by Halle Johnson, Student Public Relations Writer
Eighteen years after her adoption from Guatemala, sophomore international studies major Jewell Strock returned to her birth country on a mission trip with Cedarville’s Global Outreach program. Not only did she connect with her past, but she has also found her future.
In 2002, Dario and Jewell Strock were born one day apart in a Guatemalan hospital. The Strock family from Wadsworth, Ohio, decided to adopt both children, and they began the nine-month process of bringing their son and daughter home.
For years, Strock and her family wanted to return to Guatemala. In 2019, the summer before her senior year of high school, the Strocks joined a group of other parents and adoptive children for a week-long trip.
They partnered with Advancing Local Government through Empowerment and Action (ALDEA), which works in Mayan villages to provide education and advocacy, and Suffer the Children (STC) Guatemala, an organization that focusses on providing food and creating jobs in indigenous Guatemalan villages.
For years prior to the trip, Strock was committed to pursuing criminal justice. Her participation in Wadsworth’s local Explorers program, a high school organization for students interested in law enforcement as a career, had spurred her interest in police work. It was not until meeting with a young girl named Cindy while on her trip to Guatemala that Strock felt the pull to missions.
“Cindy told me that she wanted to become a police officer,” said Strock, “so I gave her some of my things from Explorers like stickers and patches. I was struck by the fact that these people have nothing and yet they are so content.”
Leaving Guatemala for the first time radically shifted the course of Strock’s life. After being accepted to Cedarville, Strock changed her major to international studies with a minor in missions to pursue nonprofit work in Guatemala.
Yet, over the course of a difficult first year, Strock questioned her decision.
“I was desperate to go back to Guatemala, to confirm my call to missions and to know if I was pursuing the path God called me to.”
When Cedarville’s global outreach team offered a summer trip with AMG International, Strock jumped at the chance. Her second experience in Guatemala was not what Strock anticipated.
“I struggled to find my place on the team. Everyone seemed to fit a slot--photography, childcare--I just did not know where I belonged.” said Strock. “But over the week, I found that I love the behind-the-scenes work. I love cleaning and cooking and serving people through basic needs.”
While Strock originally thought of missions as a relational job, her calling to relief services came out of witnessing an actual need in Guatemala.
“I believe that as Jesus called us to serve others through actions, my hope to provide basic necessities to people through nonprofits can open the door for relationships and evangelism.”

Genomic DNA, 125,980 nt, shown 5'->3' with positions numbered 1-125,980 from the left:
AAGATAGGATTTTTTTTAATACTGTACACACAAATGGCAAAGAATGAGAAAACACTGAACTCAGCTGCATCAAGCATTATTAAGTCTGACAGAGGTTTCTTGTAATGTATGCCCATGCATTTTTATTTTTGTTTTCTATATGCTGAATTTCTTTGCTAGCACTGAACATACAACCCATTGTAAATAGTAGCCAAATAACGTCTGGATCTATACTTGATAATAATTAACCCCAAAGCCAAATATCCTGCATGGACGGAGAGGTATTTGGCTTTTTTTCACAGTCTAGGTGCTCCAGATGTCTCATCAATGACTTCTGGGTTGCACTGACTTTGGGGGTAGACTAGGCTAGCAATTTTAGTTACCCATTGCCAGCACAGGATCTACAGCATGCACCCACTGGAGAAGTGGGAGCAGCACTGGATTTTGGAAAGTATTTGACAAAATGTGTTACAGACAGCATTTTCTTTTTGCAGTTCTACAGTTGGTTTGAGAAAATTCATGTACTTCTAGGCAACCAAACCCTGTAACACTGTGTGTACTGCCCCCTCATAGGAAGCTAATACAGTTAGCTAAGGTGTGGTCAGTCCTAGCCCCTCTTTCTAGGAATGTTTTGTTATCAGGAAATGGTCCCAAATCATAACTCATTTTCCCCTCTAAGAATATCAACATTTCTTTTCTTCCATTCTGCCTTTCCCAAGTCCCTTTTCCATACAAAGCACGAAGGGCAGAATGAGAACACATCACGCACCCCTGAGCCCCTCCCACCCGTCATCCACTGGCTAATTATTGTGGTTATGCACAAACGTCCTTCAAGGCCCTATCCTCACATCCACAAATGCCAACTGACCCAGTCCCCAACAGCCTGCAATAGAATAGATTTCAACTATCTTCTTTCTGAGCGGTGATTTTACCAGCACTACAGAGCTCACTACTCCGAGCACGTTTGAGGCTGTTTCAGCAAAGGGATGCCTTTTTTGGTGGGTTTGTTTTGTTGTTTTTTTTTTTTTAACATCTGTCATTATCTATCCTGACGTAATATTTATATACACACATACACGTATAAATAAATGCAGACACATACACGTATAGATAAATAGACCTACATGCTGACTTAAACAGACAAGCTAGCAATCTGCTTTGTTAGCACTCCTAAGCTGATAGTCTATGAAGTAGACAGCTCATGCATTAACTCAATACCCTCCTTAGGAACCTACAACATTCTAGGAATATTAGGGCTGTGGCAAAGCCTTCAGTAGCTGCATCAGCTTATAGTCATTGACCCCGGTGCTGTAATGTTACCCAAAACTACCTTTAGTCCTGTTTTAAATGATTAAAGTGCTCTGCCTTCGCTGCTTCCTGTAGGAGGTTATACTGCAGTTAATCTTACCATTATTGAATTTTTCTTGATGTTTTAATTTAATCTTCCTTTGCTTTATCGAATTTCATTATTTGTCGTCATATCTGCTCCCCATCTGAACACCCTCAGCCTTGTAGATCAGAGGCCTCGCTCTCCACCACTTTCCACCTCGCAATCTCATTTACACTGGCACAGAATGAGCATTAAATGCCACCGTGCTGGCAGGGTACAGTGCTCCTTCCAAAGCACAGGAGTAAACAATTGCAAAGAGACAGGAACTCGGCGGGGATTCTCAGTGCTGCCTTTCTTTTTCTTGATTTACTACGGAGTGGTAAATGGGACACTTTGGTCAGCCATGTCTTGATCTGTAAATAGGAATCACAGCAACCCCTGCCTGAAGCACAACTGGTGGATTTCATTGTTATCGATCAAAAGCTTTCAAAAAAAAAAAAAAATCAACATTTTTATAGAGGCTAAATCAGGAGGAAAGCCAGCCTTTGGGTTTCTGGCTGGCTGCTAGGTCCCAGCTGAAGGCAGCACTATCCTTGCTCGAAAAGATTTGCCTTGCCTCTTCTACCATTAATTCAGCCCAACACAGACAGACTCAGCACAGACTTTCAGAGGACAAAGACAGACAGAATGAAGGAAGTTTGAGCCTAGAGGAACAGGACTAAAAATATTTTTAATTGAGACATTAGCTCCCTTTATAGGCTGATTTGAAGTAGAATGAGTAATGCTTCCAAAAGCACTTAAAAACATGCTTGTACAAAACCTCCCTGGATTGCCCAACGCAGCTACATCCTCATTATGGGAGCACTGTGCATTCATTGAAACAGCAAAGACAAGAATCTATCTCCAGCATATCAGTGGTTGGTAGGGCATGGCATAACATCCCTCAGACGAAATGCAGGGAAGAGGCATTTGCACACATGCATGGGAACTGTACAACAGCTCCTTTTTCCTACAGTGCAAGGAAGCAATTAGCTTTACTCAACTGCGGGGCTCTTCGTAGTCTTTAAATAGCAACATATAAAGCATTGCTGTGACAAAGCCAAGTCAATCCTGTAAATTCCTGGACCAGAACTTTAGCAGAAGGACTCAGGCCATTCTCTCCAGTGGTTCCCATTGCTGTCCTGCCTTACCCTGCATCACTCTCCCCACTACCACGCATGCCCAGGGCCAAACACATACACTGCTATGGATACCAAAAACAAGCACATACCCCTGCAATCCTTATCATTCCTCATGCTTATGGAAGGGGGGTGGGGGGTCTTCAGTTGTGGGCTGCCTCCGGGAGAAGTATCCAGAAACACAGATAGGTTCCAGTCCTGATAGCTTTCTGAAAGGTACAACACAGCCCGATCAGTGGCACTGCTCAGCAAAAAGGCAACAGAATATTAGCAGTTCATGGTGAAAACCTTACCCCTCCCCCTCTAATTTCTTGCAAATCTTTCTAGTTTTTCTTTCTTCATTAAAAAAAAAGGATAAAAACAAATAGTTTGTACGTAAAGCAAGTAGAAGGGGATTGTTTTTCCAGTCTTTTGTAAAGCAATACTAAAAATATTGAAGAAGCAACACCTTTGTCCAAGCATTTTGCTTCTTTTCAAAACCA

The Global Outreach trip was especially emotional for Strock as it fell on “gotcha day” (when she and her brother Dario were officially adopted) and Mother's Day.
“For my family, those two days are bittersweet,” Strock said. “It is difficult to describe the feeling of knowing that you were chosen for someone’s family, while also wrestling with the traditional expectations for family and mothers.”
Struggling with identity is a familiar battle for Strock. “When I am in the States, I am not white, but when I am in Guatemala, I am American. These past few years with everything surrounding race and immigration and what it means to be an American has really led me to think about where I belong.”
Strock reminisced about other experiences in which she thought about her identity. “When I was younger, I had the blonde McKenna American Girl doll. A family friend gave me a traditional Guatemalan dress for her- I just had little reminders of Guatemalan culture while all of my memories are my of my living in the United States.”
Even Strock’s name is an ode to her two homes. “My parents had to name us while we were still in the hospital, so that they could put a name to put on the birth certificate,” said Strock. “Jewell was my mother’s maiden name. They chose my middle name, Isabella, because it is more traditionally Guatemalan.”
Yet, over the past few years, Strock has learned to find her identity in God’s call for her life. “I have been learning more and more about the Gospel these past few years, and just really learning to actually rely on God.”
Whether she is in Guatemala or American, Jewell’s complex identity is always centered on her relationship with God. And now she has a purpose that encompasses all of who she is.
Located in southwest Ohio, Cedarville University is an accredited, Christ-centered, Baptist institution with an enrollment of 4,715 undergraduate, graduate, and online students in more than 150 areas of study. Founded in 1887, Cedarville is one of the largest private universities in Ohio, recognized nationally for its authentic Christian community, rigorous academic programs, including the Bachelor of the Arts in International Studies program, strong graduation, and retention rates, accredited professional and health science offerings, and high student engagement ranking. For more information about the University, visit cedarville.edu.